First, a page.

Books: Good Reads ...

Well it's not Friday, but here's some quick recommends for ya anyway.
And now if you'll please excuse me, I swore I'd go for a jog today. Oh exercise! How I love to hate thee ...

"Snowfall," Jessie Thompson - Fantasy and Science Fiction Aug./Sept. 2009 - You'll be hard pressed to find a better short story anywhere. First published in F&SF in 1988, Harlan Ellison selected this story for a reprint from among nearly 1,800 submissions spanning 60 years. It's a winner. And it's definitely one of, if not the best, piece of short fiction I've ever read.
Ellison writes: "It is a small, perfect, as burning-bright wee piece, that (for me) towers over all the tsunamis and skyscrapers and Everests F&SF has raised ... When it was published in 1988 I wrote Ms. Thompson an unsolicited note that read, in part, ' ... having read ... a vast amount of the words available on this planet, it is not often one suffers the joy of having read a 'first published' story that can bring tears of pleasure. Ed Ferman spoke conservatively when he called it a 'superior story.' It is more than that. It is a jewel."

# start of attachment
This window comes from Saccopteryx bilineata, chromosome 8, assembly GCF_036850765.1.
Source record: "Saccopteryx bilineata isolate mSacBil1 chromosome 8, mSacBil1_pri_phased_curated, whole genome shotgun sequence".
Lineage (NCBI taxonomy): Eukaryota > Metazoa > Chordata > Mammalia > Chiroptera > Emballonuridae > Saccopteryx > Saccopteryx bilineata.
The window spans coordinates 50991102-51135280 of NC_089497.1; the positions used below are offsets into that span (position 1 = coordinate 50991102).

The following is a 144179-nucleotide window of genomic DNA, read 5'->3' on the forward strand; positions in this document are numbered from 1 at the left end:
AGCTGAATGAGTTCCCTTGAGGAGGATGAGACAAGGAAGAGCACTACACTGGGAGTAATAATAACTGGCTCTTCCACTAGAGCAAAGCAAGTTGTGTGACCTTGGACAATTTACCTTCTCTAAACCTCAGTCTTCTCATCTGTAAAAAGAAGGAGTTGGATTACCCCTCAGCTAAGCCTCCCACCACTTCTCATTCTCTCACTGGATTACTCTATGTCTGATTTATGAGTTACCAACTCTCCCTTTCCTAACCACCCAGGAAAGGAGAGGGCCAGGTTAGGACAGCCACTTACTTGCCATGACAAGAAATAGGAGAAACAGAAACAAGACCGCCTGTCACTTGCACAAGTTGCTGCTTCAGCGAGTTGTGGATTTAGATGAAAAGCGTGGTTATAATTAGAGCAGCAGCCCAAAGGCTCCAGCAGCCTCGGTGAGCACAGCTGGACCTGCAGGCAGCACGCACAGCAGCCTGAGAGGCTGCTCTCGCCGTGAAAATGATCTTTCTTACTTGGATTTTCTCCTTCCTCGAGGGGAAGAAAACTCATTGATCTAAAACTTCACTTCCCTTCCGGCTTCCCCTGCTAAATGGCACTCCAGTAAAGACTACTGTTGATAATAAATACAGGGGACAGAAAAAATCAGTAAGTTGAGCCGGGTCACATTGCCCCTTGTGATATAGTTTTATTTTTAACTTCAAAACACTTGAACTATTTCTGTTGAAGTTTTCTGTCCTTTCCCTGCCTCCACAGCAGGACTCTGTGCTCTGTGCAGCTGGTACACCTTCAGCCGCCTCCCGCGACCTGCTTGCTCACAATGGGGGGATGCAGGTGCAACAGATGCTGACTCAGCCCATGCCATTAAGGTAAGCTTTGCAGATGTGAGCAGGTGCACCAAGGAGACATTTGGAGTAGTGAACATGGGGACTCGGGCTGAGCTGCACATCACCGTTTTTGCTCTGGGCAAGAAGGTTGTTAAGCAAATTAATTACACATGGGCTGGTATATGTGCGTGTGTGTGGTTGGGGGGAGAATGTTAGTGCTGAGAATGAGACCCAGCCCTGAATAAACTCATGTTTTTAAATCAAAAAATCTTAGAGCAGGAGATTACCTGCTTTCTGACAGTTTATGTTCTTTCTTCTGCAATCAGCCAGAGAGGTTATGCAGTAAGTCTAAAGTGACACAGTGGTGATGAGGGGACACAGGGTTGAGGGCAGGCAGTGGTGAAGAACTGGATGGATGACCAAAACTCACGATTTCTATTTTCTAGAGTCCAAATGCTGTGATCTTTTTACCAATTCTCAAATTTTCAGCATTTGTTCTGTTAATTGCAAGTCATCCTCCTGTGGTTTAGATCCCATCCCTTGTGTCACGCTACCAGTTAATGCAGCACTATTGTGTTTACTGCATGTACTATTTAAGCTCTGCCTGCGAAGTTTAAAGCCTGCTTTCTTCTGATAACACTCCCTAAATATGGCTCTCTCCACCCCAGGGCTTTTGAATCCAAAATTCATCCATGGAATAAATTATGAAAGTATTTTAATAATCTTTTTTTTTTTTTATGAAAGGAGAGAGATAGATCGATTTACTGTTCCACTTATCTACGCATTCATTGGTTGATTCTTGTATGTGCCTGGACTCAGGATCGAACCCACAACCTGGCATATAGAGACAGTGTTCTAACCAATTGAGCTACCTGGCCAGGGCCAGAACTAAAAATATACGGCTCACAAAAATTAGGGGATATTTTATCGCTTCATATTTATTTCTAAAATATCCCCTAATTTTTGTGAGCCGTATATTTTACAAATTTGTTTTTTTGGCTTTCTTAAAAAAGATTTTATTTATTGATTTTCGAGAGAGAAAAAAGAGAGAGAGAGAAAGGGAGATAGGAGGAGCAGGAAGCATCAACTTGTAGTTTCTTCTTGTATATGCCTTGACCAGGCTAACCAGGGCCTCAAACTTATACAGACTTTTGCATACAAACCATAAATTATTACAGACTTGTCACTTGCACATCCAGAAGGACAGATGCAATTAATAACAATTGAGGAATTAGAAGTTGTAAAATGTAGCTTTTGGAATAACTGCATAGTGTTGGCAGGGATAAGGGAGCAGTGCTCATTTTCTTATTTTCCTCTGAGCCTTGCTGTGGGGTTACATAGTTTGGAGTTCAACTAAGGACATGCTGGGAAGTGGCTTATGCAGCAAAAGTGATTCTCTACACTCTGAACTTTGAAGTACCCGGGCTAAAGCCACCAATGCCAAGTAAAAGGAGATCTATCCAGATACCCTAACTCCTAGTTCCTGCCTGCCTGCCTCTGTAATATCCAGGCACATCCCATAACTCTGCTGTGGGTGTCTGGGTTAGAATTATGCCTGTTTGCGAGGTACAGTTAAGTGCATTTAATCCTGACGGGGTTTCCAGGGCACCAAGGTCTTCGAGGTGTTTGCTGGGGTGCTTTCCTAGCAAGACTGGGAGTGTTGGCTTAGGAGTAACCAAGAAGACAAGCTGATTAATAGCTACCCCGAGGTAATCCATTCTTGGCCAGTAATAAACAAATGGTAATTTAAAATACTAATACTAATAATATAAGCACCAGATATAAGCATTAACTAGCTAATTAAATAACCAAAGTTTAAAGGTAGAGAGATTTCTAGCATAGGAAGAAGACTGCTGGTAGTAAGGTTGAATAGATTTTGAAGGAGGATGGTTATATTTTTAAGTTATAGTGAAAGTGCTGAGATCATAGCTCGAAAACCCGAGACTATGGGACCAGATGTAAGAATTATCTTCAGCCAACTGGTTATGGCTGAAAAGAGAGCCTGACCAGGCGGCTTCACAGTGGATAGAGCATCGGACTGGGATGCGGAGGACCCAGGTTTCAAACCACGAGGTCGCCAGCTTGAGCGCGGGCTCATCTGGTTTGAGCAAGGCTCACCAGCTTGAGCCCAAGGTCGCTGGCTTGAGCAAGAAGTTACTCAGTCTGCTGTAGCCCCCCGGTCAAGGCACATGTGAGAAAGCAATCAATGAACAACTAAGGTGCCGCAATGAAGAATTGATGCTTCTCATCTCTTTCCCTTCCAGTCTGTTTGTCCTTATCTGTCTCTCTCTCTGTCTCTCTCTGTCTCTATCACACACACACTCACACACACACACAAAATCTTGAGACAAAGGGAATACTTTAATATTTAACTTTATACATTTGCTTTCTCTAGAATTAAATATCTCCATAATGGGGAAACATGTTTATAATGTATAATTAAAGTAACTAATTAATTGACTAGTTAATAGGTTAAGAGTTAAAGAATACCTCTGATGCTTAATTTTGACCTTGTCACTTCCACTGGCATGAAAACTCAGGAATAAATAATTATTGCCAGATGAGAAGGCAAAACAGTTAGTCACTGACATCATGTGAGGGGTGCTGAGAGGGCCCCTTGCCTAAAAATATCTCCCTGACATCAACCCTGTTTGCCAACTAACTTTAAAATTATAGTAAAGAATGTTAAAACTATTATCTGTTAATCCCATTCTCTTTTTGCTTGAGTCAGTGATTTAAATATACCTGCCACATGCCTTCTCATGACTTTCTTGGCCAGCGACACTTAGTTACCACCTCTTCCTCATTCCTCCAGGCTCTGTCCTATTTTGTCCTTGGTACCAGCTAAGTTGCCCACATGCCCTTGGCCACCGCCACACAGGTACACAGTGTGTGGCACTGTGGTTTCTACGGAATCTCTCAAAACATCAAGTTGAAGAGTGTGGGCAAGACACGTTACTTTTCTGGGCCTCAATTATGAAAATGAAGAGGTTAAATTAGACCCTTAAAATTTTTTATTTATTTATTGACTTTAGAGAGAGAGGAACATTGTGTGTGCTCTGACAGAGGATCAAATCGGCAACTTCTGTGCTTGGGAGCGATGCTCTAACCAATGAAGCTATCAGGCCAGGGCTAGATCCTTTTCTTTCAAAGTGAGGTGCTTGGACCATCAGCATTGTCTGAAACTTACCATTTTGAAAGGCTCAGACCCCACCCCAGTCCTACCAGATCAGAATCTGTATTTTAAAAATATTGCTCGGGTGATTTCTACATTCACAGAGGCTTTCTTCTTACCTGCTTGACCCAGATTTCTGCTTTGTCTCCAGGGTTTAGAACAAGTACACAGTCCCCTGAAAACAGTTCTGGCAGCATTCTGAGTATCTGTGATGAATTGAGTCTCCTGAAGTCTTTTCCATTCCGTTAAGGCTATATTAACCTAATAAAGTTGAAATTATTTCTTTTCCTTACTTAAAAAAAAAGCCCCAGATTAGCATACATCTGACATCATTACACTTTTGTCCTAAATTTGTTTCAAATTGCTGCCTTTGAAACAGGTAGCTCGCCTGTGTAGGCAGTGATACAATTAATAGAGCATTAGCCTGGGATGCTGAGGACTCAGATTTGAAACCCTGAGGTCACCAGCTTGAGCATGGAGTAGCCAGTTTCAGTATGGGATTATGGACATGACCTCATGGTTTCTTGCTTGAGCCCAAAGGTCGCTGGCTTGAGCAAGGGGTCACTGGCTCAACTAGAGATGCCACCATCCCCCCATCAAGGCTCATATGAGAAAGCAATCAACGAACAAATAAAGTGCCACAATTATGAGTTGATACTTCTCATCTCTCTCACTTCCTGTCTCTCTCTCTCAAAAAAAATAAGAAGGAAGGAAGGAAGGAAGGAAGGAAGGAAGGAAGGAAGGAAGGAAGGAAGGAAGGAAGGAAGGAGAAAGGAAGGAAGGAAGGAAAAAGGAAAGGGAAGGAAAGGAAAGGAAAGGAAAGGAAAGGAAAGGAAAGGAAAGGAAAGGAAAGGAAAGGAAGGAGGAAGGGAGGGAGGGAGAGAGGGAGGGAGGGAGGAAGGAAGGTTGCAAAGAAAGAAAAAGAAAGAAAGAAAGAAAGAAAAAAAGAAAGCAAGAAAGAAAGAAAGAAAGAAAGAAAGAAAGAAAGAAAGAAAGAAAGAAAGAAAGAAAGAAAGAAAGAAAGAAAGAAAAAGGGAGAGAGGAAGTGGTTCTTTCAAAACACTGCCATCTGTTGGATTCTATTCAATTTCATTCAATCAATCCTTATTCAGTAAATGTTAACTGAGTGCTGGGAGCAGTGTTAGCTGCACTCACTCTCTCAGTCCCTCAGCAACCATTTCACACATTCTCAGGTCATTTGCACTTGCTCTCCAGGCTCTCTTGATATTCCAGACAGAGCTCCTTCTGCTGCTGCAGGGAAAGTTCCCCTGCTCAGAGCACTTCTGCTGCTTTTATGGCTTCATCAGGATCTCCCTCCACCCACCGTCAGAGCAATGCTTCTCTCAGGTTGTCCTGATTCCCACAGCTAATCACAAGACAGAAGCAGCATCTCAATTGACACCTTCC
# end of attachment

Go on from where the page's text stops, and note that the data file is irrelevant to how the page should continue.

"Hunchster," by Matthew Hughes - Fantasy and Science Fiction Aug./Sept. 2009 - You've been through several jobs and can't hold one down. It's not really your fault -- just when you settle in there's a new technology that pops up and renders your skill set obsolete. You're outdated and, once again, unemployed. Sound familiar anyone?
Hughes explores the topic in "Hunchster" asking the question to what lengths would you go to protect your livelihood? And your family? It's a dark tale framed in a lighthearted fantasy and it's one I enjoyed. Check it out.

"The Bones of Giants," Yoon Ha Lee - Fantasy and Science Fiction Aug./Sept. 2009 - Giants. Zombies. Necromancy. Wizards. Yeah, it's a fantasy. And it's a pretty darn good one. Lee's novelette explores several themes, but focuses heavily on ideals of death and immortality. It's a quick, clean and elegant story that ends with a fun little twist. Worth checking out.

What are your thoughts? Have any recommendations for the good reads column? E-mail me, or sound off in the comments.

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